The Other House


by DJ Webb

It is interesting to see some parallels between the government of England under the English Commonwealth in the 1650s and the revolutionary constitutional settlement being gradually established in recent years. One thing I have just noticed is the parallel with the second chamber of Parliament.

The intention of recent constitutional changes is that the revising chamber should not consist of the landed interest, people who have dominated the country for centuries, but should be cronies, appointed purely on the basis of their support for the constitutional revolution.

Cromwell’s Other House was established in 1656 as a check on the Lower House, as one of the provisions of the Humble Petition. Cromwell refused to adopt the title of king in the draft of the Humble Petition, but accepted the other proposals in May 1656, giving him the title of Lord Protector, providing for Parliaments every three years, and for him to nominated 40-70 members for life, with a quorum of 21.

Interestingly, most of the peers refused to sit in the Other House, apart from one, and Cromwell had difficulty finding enough appointees to accept the positions (a difficulty not encountered today, where senior people are all too eager to angle for life peerages). So the Wikipedia article tells us of the 63 people nominated by Cromwell, only 42 accepted the positions.

The Other House lasted for less than three years, and was finally dissolved in April 1659. The intention of English Common Law, that the Crown, the House of Commons and the House of Lords should balance each other, and each should be constituted according to time-honoured common-law principles, has been badly traduced. I cannot regard those accepting life peerages as honourable people, and I would like to see all legislation since the introduction of “life peerages” called into question in a new constitution setup.

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4 responses to “The Other House

  1. Jesus H Christ, why didn’t I think of that? And as Principal Secretary of State for War too, as I shall be? What an absolute bummer and how embarrassing. Ths article articlates properly what my problems are with what the British Political EnemyClass is deliberately doing to the House of Lords.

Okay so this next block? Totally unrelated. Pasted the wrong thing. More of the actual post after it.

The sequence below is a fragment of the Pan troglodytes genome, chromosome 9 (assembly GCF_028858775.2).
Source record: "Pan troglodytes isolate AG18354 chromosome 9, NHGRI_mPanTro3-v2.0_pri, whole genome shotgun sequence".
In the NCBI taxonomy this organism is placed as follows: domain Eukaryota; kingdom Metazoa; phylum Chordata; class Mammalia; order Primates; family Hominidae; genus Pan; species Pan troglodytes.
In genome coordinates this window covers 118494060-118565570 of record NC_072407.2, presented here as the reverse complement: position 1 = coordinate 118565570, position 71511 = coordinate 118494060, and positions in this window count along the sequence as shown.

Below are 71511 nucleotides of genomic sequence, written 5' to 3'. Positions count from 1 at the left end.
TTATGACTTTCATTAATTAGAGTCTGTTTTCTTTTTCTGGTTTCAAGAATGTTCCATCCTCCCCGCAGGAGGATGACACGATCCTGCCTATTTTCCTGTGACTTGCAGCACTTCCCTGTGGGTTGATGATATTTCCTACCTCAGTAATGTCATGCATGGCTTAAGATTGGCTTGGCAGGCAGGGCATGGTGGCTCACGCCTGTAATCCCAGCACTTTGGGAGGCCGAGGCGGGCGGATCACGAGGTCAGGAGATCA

Perhaps its name, today, is against it? Perhaps “lords” is a word that is not now understood? It means “Hlaevward” in Saxon or Old English, which is to say: “the one who guards the bread”. Sean will know all about this stuff…. “Lady” is a modern English deposition from “Hlaevdig” which is to say: the one that kneads (digs into) the bread. In slavonic languages, you will find that “chleb” crops uup often when you are talking about wheat.

    Perhaps the “Hlaevwarden” were the fellas that guarded the seed-corn and the flour-buffer-stocks – not many tons then, probably, for a whole nation of up to two or three million people – maybe about three or four thousand tons at a good harvest all done by hand in organic GramscoFabiaNazi-recommended fashion then – with loads and loads of people and some scythes thet might or might not be sharp enough to be effective, and who would care then! – against the socialistNazi grainrobbers? (Not graverobbers: who could bother to care about those buggers then, eh?)

  2. How much to grind and eat, and how much to mill, eh? What a harsh life in must have been then.

  3. Cromwell is an interesting figure – very complex. Even someone (such as me) who is deeply hostile to his rule should remember what a complex figure he was – and how there were many worse people on his side (and worse people opposing him also).

    As for “life peers” – of course Powell made it clear that he would not accept such a position.

    And, whatever his other faults are claimed to be (and some of the claims, such as “racism”, are lies), the late J.E. Powell was an expert on the constitution of the United Kingdom – both in theory and from a practical working point of view of the poltician. “Fighting the long defeat” of the decline and fall of our political culture.

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